The Holocaust, also referred to as the Shoah, was a genocide during World War II in which Nazi Germany, aided by its collaborators, systematically murdered approximately 6 million European Jews, around two-thirds of the Jewish population of Europe, between 1941 and 1945.
The Holocaust in German occupied Lithuania resulted in the near total destruction of Lithuanian (Litvaks) and Polish Jews, living in Generalbezirk Litauen of Reichskommissariat Ostland within the Nazi-controlled Lithuanian SSR.
The Holocaust in Ukraine took place in Reichskommissariat Ukraine during the occupation of the Soviet Ukraine by Nazi Germany in World War II.
The Robins were a successful and influential African-American R&B group of the late 1940s and 1950s, one of the earliest such vocal groups who established the basic pattern for the doo-wop sound.
The Secrets of Isis, originally broadcast as Isis, is an American live-action superhero television series produced by Filmation from 1975 to 1977 for CBS's Saturday morning lineup.
Theodor Fontane (30 December 1819 – 20 September 1898) was a German novelist and poet, regarded by many as the most important 19th-century German-language realist writer.
Theodore, Philippa, and companions were martyrs, who suffered crucifixion during the reign of Elagabalus.
Thomas Grey, 1st Marquess of Dorset, 1st Earl of Huntingdon, 7th Baron Ferrers of Groby (1455 – 20 September 1501), was an English nobleman, courtier and the eldest son of Elizabeth Woodville and her first husband Sir John Grey of Groby.
Tim Rogers (born Timothy Adrian Rogers on 20 September 1969) is an Australian musician, actor and writer, best known as the frontman of Australian rock band You Am I. He has also recorded solo albums with backing bands.
Tito Tebaldi (born 20 September 1987) is an Italian rugby union player.
Todd Blackadder (born 20 September 1971 in Rangiora) is a former professional New Zealand rugby union player and professional rugby coach.
Tomás Garrido Canabal (September 20, 1891 in Playas de Catazajá, Chiapas – April 8, 1943 in Los Angeles, California) was a Mexican politician and revolutionary and atheist activist.
Townsend Walter Hoopes II (April 28, 1922 – September 20, 2004) was an American historian and government official, who reached the height of his career as Under Secretary of the Air Force from 1967 to 1969.
The Transvaal Colony was the name used to refer to the Transvaal region during the period of direct British rule and military occupation between the end of the Anglo-Boer War in 1902 when the South African Republic was dissolved, and the establishment of the Union of South Africa in 1910.
The Treaty or Peace of Ryswick, also known as The Peace of Rijswijk was a series of agreements signed in the Dutch city of Rijswijk between 20 September and 30 October 1697, ending the 1689-97 Nine Years War between France and the Grand Alliance of England, Spain, the Holy Roman Empire and the Dutch Republic.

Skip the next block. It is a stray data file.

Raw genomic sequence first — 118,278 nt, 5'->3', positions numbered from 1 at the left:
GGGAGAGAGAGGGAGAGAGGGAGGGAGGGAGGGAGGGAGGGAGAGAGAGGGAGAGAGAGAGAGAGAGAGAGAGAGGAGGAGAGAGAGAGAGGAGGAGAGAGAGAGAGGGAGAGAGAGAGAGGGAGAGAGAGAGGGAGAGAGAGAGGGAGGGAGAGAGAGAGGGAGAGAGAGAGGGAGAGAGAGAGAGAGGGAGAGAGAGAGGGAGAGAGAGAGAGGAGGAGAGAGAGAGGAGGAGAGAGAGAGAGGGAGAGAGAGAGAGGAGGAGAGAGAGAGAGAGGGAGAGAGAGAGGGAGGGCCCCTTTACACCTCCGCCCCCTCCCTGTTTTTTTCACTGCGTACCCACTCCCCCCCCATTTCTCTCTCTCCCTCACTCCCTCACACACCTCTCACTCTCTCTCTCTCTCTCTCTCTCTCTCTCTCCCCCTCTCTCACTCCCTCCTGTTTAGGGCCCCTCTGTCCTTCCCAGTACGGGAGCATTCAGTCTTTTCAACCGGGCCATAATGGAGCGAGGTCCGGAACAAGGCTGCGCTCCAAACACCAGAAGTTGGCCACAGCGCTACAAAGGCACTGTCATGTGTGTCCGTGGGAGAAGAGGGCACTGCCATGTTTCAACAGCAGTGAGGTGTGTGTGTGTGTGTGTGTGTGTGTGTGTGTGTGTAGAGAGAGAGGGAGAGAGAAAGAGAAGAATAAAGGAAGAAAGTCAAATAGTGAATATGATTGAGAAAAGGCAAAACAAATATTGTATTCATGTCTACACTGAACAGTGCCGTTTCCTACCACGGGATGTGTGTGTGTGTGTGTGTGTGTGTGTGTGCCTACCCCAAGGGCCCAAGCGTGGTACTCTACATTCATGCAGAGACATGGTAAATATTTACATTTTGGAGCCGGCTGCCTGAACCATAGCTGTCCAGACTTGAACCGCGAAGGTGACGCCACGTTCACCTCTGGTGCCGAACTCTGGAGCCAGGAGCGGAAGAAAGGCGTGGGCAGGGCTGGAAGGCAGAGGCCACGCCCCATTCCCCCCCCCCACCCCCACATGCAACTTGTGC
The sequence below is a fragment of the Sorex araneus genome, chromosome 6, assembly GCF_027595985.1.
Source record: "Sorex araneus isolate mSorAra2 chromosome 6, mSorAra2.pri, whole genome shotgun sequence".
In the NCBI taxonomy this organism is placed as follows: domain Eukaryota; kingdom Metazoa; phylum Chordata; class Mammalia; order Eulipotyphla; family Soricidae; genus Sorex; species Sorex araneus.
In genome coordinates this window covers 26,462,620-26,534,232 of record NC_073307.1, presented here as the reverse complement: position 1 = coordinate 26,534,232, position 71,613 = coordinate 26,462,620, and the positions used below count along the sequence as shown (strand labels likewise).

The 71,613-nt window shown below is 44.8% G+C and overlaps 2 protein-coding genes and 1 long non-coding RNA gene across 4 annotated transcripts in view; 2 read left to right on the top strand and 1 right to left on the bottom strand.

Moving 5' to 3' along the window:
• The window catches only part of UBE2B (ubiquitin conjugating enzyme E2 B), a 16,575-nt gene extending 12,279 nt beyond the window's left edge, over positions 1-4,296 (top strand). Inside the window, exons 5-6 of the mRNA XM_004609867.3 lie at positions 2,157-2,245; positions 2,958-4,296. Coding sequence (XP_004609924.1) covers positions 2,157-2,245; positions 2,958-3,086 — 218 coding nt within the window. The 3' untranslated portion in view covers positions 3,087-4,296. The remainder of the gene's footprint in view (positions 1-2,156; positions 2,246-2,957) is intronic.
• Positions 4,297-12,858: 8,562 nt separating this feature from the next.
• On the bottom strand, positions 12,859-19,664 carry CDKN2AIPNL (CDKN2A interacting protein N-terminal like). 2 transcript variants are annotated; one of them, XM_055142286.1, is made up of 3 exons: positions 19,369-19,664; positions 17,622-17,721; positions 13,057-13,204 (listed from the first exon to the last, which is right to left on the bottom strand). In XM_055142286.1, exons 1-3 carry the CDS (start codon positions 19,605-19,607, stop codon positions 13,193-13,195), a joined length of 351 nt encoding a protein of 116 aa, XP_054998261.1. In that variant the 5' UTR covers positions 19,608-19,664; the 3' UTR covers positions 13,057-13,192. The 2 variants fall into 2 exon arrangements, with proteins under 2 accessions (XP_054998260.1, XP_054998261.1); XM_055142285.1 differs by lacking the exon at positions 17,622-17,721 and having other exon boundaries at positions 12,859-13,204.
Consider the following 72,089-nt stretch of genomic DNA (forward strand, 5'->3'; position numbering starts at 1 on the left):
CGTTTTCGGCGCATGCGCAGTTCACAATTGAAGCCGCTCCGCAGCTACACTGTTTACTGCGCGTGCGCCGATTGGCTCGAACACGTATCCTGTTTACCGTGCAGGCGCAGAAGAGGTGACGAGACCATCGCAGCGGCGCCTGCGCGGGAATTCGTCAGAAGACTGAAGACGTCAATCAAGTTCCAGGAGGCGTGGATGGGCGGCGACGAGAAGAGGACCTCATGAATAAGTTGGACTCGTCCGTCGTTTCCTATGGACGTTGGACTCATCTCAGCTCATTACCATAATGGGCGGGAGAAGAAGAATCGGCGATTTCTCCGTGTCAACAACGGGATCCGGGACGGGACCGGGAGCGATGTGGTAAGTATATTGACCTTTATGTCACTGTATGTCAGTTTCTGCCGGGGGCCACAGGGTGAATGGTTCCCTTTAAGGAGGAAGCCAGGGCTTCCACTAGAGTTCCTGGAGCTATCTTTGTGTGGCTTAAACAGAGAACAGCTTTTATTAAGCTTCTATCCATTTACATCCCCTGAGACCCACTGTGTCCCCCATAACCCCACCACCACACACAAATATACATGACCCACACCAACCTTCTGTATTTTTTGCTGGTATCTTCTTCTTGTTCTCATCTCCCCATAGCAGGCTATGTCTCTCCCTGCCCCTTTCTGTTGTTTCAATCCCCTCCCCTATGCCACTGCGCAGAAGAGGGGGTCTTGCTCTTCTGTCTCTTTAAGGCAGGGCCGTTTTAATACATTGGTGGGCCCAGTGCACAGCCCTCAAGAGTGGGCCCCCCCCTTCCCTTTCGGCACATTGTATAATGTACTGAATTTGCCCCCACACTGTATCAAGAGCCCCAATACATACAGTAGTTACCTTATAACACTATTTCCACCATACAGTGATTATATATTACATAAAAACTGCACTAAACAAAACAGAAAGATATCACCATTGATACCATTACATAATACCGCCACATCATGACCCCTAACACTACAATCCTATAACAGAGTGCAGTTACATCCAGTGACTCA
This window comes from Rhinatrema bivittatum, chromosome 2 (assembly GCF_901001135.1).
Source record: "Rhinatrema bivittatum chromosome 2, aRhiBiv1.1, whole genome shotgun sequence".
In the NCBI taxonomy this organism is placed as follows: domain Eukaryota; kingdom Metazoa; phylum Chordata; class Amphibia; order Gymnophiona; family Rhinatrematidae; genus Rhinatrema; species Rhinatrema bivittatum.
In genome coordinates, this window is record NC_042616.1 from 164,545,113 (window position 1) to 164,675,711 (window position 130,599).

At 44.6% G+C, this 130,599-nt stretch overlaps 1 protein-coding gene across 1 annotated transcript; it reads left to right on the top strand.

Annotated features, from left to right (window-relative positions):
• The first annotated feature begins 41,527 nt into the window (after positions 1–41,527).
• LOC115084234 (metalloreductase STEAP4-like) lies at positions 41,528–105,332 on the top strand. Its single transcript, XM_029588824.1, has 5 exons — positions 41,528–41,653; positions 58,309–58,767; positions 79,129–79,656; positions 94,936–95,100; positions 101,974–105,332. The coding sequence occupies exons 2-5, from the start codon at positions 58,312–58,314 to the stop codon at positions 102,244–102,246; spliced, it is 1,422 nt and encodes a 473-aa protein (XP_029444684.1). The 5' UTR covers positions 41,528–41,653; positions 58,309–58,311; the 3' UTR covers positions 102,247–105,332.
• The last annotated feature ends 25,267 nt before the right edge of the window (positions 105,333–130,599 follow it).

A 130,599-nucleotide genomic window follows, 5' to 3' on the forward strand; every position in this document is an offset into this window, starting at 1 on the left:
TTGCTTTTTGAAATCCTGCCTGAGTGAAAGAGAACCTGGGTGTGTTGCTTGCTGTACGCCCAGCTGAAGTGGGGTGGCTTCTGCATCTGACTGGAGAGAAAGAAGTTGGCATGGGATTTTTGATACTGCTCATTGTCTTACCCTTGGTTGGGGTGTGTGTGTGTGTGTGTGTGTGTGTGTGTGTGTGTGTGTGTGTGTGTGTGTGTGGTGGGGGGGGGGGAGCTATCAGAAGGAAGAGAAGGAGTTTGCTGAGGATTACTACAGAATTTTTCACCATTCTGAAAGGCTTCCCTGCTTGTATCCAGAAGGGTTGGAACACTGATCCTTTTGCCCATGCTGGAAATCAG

The Treaty on Relations Between the USSR and GDR was a treaty between the Soviet Union and German Democratic Republic, commonly known as East Germany, signed on 20 September 1955.
A tsunami (from 津波, "harbour wave"; English pronunciation) or tidal wave, also known as a seismic sea wave, is a series of waves in a water body caused by the displacement of a large volume of water, generally in an ocean or a large lake.
The Union of South Africa (Unie van Zuid-Afrika, Unie van Suid-Afrika) is the historic predecessor to the present-day Republic of South Africa.
The United Nations (UN) is an intergovernmental organization tasked to promote international cooperation and to create and maintain international order.
Assistant Secretary of State (A/S) is a title used for many executive positions in the United States Department of State, ranking below the Under Secretaries.
The United States Congress is the bicameral legislature of the Federal government of the United States.
The University of Mississippi (colloquially known as Ole Miss) is an American public research university located in Oxford, Mississippi.
Upton Beall Sinclair Jr. (September 20, 1878 – November 25, 1968) was an American writer who wrote nearly 100 books and other works in several genres.
Veit Stoss (also: Veit Stoß; Wit Stwosz; before 1450 – about 20 September 1533) was a leading German sculptor, mostly in wood, whose career covered the transition between the late Gothic and the Northern Renaissance.
Vera Faddeeva (Вера Николаевна Фаддеева; Vera Nikolaevna Faddeeva; 1906–1983) was a Soviet mathematician from a family of mathematicians.
The Vice-President of Zambia is the second highest position in the executive branch of the Republic of Zambia.
The Vice-President of Zimbabwe is the second highest political position obtainable in Zimbabwe.
Victor Viorel Ponta (born 20 September 1972) is a Romanian jurist and politician, who served as Prime Minister of Romania between his appointment by President Traian Băsescu in May 2012 and his resignation in November 2015.
The Victoria Cross (VC) is the highest award of the British honours system.
Victoria Mallory (September 20, 1948 – August 30, 2014) was an American singer and actress, best known for originating the role of Anne Egerman in the Broadway musical A Little Night Music.
Vietnam, officially the Socialist Republic of Vietnam, is the easternmost country on the Indochina Peninsula in Southeast Asia.
The Vietnamese Martyrs (Vietnamese: Các Thánh Tử đạo Việt Nam), also known as the Martyrs of Indochina, Martyrs of Tonkin, Annam, and Cochinchina, or Andrew Dung-Lac and Companions (Anrê Dũng-Lạc và Các bạn tử đạo), are saints on the General Roman Calendar who were canonized by Pope John Paul II.
Vincent Madelgarius, aka Maelceadar, Benedictine monk, died 677.
Vladimir Alexandrovich Karpets (Владимир Александрович Карпец) (born 20 September 1980 in Leningrad) is a Russian road bicycle racer, who last rode for UCI ProTeam.